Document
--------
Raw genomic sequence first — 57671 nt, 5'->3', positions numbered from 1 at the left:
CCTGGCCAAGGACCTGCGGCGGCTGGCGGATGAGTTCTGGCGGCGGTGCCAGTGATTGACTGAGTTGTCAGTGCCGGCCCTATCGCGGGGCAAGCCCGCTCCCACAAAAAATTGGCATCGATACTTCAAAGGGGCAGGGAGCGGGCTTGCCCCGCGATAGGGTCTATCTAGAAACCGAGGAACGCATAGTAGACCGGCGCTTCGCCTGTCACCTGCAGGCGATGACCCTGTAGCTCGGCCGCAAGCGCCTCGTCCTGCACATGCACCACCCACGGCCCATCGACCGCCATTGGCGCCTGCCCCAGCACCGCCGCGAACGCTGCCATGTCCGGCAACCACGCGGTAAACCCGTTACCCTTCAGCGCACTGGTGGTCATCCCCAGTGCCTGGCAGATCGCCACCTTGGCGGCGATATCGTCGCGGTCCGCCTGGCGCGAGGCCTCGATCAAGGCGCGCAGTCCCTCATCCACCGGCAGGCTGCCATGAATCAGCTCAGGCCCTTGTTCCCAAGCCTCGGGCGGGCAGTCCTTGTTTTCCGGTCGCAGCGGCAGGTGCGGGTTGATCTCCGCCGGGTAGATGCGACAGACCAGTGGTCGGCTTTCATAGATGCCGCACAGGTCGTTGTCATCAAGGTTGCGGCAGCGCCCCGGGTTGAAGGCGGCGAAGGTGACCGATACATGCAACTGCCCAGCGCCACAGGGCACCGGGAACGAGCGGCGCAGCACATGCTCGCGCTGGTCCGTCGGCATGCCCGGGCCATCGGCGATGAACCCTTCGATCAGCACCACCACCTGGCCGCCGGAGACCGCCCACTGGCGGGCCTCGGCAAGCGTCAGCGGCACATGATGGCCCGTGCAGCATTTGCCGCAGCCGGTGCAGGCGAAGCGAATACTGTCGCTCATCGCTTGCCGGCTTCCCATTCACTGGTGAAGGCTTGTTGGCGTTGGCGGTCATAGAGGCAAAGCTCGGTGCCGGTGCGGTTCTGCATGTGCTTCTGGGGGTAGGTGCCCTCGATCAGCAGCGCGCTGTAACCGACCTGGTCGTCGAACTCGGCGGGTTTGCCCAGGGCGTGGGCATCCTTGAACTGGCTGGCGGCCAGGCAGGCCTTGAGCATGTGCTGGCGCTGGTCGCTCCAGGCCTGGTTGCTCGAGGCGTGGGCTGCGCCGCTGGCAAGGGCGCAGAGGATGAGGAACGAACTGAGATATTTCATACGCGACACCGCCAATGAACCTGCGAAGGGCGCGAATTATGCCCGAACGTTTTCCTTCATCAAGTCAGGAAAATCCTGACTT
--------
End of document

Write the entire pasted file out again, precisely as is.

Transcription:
Raw genomic sequence first — 57671 nt, 5'->3', positions numbered from 1 at the left:
CCTGGCCAAGGACCTGCGGCGGCTGGCGGATGAGTTCTGGCGGCGGTGCCAGTGATTGACTGAGTTGTCAGTGCCGGCCCTATCGCGGGGCAAGCCCGCTCCCACAAAAAATTGGCATCGATACTTCAAAGGGGCAGGGAGCGGGCTTGCCCCGCGATAGGGTCTATCTAGAAACCGAGGAACGCATAGTAGACCGGCGCTTCGCCTGTCACCTGCAGGCGATGACCCTGTAGCTCGGCCGCAAGCGCCTCGTCCTGCACATGCACCACCCACGGCCCATCGACCGCCATTGGCGCCTGCCCCAGCACCGCCGCGAACGCTGCCATGTCCGGCAACCACGCGGTAAACCCGTTACCCTTCAGCGCACTGGTGGTCATCCCCAGTGCCTGGCAGATCGCCACCTTGGCGGCGATATCGTCGCGGTCCGCCTGGCGCGAGGCCTCGATCAAGGCGCGCAGTCCCTCATCCACCGGCAGGCTGCCATGAATCAGCTCAGGCCCTTGTTCCCAAGCCTCGGGCGGGCAGTCCTTGTTTTCCGGTCGCAGCGGCAGGTGCGGGTTGATCTCCGCCGGGTAGATGCGACAGACCAGTGGTCGGCTTTCATAGATGCCGCACAGGTCGTTGTCATCAAGGTTGCGGCAGCGCCCCGGGTTGAAGGCGGCGAAGGTGACCGATACATGCAACTGCCCAGCGCCACAGGGCACCGGGAACGAGCGGCGCAGCACATGCTCGCGCTGGTCCGTCGGCATGCCCGGGCCATCGGCGATGAACCCTTCGATCAGCACCACCACCTGGCCGCCGGAGACCGCCCACTGGCGGGCCTCGGCAAGCGTCAGCGGCACATGATGGCCCGTGCAGCATTTGCCGCAGCCGGTGCAGGCGAAGCGAATACTGTCGCTCATCGCTTGCCGGCTTCCCATTCACTGGTGAAGGCTTGTTGGCGTTGGCGGTCATAGAGGCAAAGCTCGGTGCCGGTGCGGTTCTGCATGTGCTTCTGGGGGTAGGTGCCCTCGATCAGCAGCGCGCTGTAACCGACCTGGTCGTCGAACTCGGCGGGTTTGCCCAGGGCGTGGGCATCCTTGAACTGGCTGGCGGCCAGGCAGGCCTTGAGCATGTGCTGGCGCTGGTCGCTCCAGGCCTGGTTGCTCGAGGCGTGGGCTGCGCCGCTGGCAAGGGCGCAGAGGATGAGGAACGAACTGAGATATTTCATACGCGACACCGCCAATGAACCTGCGAAGGGCGCGAATTATGCCCGAACGTTTTCCTTCATCAAGTCAGGAAAATCCTGACTT